The rapid growth of mobile money in Uganda is benefiting both micro and macroeconomic segments of the economy by complementing and improving the outreach of financial institutions across rural and urban areas. M-money usage has been growing exponentially since the service was first introduced in 2009. People use the service for domestic money transfers, to buy airtime and to pay bills, among others.
Recent studies have shown that data from mobile phones can be parsed to understand socioeconomic conditions, especially in the absence of official statistics. Insights about population movements, density, location, social patterns or finances can be derived from data logged in mobile systems.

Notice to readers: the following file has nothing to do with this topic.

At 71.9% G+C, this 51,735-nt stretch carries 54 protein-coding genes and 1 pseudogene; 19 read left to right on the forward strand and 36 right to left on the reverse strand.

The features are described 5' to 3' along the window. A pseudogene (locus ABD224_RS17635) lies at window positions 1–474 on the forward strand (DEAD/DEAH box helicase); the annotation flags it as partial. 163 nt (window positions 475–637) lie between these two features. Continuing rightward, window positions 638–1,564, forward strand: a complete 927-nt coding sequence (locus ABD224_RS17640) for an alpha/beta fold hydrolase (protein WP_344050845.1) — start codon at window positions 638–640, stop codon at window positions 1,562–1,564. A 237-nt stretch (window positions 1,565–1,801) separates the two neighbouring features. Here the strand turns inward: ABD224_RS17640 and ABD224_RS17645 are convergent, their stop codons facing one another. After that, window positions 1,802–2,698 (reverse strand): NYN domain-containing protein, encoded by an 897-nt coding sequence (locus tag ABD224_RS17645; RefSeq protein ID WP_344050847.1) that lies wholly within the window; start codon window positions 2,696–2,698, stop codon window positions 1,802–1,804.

Despite the increasing adoption of mobile money in African countries, few efforts have been made to date to analyze the large amounts of raw data these services generate for insights on digital financial inclusion. Existing analysis of m-money usage is generally interview or survey-based, rather than derived from the transaction records.
This project is investigating the potential of data extracted from mobile money transactions to understand under what circumstances people use m-money systems in Uganda. The aim is to create statistical models and software applications that provide a near real-time overview of the factors behind the growth of m-money programmes.
The research is analyzing data provided by a mobile operator in Uganda to understand whether the subscription to mobile money services is influenced by location, time, type of subscriber and social networks.
The outputs could help policymakers understand the lead factors behind the growth of the service to help inform decision-making processes. Mobile operators would also benefit from understanding how their services are being used and how they can be improved or tailored to fit the needs of their clients.